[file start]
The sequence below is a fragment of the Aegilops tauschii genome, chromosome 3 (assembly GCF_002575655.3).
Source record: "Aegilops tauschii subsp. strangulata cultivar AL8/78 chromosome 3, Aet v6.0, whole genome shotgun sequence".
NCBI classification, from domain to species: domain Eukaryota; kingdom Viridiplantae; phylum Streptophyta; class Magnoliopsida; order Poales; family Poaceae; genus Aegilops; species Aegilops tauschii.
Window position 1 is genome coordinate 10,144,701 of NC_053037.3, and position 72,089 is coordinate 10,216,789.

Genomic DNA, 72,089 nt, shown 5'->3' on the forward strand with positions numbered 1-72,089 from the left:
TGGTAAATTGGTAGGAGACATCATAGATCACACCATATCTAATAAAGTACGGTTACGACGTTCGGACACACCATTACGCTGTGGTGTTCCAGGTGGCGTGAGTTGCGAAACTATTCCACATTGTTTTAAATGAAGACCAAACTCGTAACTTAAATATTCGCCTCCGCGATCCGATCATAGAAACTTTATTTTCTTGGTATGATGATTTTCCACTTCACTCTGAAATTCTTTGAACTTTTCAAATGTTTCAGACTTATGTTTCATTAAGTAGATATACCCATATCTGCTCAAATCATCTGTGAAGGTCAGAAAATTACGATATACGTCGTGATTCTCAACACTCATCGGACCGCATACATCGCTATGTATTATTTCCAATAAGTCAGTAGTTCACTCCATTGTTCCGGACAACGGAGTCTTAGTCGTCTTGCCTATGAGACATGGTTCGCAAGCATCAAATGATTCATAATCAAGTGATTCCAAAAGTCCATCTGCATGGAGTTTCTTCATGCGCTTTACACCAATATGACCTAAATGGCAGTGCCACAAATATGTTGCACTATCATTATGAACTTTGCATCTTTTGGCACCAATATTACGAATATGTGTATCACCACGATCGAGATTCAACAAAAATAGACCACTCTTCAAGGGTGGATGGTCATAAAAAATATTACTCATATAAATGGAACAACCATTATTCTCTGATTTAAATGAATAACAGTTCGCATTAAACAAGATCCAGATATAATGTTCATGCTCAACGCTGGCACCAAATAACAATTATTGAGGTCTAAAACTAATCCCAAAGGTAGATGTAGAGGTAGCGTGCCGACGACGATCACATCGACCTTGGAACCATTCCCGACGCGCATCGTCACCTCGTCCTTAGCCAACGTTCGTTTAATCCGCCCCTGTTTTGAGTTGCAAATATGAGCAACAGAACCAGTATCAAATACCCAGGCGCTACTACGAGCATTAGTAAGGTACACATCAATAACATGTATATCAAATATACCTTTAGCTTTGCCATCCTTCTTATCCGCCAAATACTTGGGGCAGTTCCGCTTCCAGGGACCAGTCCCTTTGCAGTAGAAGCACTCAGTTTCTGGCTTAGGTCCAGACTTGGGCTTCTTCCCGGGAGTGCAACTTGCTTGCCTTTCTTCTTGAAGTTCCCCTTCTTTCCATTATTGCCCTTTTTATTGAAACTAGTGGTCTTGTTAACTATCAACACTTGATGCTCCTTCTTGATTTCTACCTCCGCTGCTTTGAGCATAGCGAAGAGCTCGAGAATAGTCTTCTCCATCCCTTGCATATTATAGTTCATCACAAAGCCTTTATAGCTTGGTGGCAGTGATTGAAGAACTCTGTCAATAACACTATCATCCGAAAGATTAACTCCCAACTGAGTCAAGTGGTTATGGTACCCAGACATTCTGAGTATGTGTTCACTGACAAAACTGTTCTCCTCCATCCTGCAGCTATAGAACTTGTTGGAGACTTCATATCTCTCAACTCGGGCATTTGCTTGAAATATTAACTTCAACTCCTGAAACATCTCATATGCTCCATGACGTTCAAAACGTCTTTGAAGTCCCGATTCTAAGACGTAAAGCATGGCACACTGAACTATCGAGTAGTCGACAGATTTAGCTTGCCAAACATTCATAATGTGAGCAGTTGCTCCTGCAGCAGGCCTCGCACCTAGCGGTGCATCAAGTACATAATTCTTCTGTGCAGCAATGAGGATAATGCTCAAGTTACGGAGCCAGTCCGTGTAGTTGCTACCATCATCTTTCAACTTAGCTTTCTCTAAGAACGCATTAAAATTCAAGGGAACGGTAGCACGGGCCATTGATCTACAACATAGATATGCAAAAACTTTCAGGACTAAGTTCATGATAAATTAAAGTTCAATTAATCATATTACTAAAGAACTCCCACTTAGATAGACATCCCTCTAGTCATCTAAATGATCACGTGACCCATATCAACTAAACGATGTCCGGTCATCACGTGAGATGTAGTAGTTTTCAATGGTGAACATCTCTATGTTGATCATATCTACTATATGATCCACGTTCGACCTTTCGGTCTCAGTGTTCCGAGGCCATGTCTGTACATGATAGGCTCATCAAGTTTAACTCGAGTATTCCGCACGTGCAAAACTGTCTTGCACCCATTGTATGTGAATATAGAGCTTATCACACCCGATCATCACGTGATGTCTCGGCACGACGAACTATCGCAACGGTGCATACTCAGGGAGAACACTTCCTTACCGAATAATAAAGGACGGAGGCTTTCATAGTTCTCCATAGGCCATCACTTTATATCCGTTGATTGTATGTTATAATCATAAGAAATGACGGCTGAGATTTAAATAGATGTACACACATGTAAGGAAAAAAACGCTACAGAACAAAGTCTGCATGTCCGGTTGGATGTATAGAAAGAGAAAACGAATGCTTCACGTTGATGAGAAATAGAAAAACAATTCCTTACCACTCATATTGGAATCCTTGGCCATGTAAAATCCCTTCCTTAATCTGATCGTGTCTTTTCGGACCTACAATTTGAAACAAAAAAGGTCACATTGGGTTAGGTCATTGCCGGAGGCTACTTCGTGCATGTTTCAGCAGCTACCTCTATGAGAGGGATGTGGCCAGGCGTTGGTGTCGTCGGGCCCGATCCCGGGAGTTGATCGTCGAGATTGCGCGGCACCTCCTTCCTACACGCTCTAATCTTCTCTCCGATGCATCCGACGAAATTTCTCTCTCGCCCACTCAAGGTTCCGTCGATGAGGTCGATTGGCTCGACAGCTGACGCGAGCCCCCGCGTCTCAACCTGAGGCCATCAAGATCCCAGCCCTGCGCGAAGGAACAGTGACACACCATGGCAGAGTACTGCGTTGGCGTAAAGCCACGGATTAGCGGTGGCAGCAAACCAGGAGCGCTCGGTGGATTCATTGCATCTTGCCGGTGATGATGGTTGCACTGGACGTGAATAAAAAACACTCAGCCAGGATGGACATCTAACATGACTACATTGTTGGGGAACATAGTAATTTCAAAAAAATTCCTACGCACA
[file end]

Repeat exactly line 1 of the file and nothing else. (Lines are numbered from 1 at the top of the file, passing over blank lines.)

The sequence below is a fragment of the Aegilops tauschii genome, chromosome 3 (assembly GCF_002575655.3).